Evolution of Cinnamate/p-coumarate carboxyl methyltransferases and their role in the biosynthesis of methylcinnamate

Publication Type:Journal Article
Year of Publication:2007
Authors:J. Kapteyn, Qualley, A. V., Xie, Z., Fridman, E., Dudareva, N., Gang, D. R.
Journal:Plant Cell
Date Published:Oct
Keywords:Amino Acid Sequence, Blotting: Southern, Cinnamates, Evolution: Molecular, Expressed Sequence Tags, Gas Chromatography-Mass Spectrometry, Gene Expression Profiling, Kinetics, Methylation, Methyltransferases, Models: Molecular, Molecular Sequence Data, Molecular Structure, Ocimum basilicum, Phylogeny, Plant Proteins, Protein Isoforms, Proteomics, Reverse Transcriptase Polymerase Chain Reaction, Sequence Homology: Amino Acid, Substrate Specificity

Methylcinnamate, which is widely distributed throughout the plant kingdom, is a significant component of many floral scents and an important signaling molecule between plants and insects. Comparison of an EST database obtained from the glandular trichomes of a basil (Ocimum basilicum) variety that produces high levels of methylcinnamate (line MC) with other varieties producing little or no methylcinnamate identified several very closely related genes belonging to the SABATH family of carboxyl methyltransferases that are highly and almost exclusively expressed in line MC. Biochemical characterization of the corresponding recombinant proteins showed that cinnamate and p-coumarate are their best substrates for methylation, thus designating these enzymes as cinnamate/p-coumarate carboxyl methyltransferases (CCMTs). Gene expression, enzyme activity, protein profiling, and metabolite content analyses demonstrated that CCMTs are responsible for the formation of methylcinnamate in sweet basil. A phylogenetic analysis of the entire SABATH family placed these CCMTs into a clade that includes indole-3-acetic acid carboxyl methyltransferases and a large number of uncharacterized carboxyl methyltransferase-like proteins from monocots and lower plants. Structural modeling and ligand docking suggested active site residues that appear to contribute to the substrate preference of CCMTs relative to other members of the SABATH family. Site-directed mutagenesis of specific residues confirmed these findings.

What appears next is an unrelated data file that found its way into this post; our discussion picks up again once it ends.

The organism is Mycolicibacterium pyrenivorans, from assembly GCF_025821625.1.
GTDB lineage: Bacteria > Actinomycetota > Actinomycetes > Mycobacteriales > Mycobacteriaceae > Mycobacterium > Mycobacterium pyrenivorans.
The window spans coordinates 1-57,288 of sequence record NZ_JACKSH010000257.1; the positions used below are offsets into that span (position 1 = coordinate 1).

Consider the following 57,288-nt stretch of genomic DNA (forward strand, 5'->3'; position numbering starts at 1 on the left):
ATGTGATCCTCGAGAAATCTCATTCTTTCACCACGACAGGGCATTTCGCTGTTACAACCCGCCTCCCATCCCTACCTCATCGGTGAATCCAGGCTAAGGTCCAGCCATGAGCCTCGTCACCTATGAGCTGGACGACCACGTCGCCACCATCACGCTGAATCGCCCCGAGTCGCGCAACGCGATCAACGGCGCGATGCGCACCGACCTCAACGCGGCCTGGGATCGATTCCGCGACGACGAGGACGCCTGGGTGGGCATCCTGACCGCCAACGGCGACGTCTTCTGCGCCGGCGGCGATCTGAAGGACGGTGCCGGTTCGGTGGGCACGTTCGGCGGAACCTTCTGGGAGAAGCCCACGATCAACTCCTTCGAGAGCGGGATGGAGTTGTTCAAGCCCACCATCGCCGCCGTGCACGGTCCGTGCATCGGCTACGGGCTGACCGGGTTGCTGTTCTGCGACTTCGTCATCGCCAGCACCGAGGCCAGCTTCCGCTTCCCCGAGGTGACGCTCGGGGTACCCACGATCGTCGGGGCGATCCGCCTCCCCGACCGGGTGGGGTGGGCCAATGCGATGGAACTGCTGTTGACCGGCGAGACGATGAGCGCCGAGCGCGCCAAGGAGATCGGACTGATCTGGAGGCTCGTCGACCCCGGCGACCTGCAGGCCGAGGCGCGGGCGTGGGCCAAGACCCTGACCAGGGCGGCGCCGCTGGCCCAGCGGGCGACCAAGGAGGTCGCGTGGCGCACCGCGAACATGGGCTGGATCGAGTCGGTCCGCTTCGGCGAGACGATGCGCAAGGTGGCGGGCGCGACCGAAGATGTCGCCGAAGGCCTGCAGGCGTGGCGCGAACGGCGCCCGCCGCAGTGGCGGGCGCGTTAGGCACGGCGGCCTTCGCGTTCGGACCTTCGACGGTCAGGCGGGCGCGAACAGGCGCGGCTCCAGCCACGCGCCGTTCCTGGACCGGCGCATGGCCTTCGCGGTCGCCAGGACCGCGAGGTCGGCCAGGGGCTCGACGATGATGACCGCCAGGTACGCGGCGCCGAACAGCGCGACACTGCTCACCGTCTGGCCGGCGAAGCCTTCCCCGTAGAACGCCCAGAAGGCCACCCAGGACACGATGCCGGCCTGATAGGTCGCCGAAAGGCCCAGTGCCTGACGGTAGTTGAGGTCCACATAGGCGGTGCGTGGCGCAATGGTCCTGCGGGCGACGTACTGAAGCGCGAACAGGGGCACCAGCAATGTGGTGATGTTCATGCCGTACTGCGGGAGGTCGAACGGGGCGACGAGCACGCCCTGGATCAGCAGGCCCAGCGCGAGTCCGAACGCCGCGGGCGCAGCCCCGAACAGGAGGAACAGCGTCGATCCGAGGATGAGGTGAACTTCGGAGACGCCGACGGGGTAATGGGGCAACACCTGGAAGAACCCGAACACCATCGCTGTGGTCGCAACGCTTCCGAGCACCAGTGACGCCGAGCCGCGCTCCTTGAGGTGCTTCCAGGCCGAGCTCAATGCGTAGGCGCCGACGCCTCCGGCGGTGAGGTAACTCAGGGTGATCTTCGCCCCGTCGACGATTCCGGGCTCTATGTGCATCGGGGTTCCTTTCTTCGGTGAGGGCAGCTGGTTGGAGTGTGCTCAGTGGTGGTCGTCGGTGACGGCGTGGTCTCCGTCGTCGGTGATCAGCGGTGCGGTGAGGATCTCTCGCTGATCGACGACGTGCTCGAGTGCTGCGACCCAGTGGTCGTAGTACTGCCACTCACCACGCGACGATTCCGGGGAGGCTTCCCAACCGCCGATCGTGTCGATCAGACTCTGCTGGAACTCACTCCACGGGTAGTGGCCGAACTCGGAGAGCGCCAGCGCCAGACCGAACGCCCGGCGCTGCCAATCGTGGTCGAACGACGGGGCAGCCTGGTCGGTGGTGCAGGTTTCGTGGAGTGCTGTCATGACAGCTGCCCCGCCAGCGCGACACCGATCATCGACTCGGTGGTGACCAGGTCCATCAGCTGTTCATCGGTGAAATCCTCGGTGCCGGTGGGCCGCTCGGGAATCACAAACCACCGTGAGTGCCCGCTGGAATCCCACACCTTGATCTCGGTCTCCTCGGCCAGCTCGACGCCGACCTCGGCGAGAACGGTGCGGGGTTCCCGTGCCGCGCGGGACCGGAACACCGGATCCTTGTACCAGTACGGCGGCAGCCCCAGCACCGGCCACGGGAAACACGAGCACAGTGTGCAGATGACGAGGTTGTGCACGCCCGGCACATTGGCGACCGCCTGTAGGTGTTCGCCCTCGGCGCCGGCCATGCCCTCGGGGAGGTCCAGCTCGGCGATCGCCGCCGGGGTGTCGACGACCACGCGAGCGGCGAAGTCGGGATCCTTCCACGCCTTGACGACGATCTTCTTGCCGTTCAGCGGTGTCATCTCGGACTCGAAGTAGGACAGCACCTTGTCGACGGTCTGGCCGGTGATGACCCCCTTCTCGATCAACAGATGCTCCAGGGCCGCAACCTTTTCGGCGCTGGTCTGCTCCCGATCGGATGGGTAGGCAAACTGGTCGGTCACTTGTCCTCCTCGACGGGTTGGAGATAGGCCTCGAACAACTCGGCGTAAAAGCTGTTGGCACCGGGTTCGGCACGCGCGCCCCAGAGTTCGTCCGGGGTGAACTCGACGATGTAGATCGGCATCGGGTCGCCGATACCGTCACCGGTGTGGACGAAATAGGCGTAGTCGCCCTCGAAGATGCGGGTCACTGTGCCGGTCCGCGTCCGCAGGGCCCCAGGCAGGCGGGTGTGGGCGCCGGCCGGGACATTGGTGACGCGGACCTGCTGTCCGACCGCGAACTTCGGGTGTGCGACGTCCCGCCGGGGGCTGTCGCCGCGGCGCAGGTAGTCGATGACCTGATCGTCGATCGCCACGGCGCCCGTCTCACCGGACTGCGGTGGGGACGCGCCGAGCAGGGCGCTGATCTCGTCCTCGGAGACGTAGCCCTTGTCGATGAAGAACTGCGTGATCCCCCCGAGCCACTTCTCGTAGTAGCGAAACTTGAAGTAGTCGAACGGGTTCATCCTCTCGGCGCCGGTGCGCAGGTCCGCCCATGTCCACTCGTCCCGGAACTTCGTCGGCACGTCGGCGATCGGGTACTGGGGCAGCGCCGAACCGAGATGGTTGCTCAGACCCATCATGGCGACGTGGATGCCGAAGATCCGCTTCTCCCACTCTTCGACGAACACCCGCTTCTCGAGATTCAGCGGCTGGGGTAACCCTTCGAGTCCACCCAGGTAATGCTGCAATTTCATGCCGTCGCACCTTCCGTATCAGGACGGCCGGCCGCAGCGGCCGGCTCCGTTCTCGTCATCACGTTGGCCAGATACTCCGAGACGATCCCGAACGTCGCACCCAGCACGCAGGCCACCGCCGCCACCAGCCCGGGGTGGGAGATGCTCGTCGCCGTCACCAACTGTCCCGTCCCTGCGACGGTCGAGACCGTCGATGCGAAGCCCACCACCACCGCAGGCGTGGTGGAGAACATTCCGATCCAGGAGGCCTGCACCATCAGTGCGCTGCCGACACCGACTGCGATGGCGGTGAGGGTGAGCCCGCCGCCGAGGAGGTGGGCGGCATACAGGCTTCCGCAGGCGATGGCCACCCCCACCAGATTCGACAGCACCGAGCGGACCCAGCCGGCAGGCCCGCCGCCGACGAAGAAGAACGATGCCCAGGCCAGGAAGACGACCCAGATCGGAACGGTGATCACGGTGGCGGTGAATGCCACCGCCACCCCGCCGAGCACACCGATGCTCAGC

Scratchpads developed and conceived by (alphabetical): Ed Baker, Katherine Bouton Alice Heaton Dimitris Koureas, Laurence Livermore, Dave Roberts, Simon Rycroft, Ben Scott, Vince Smith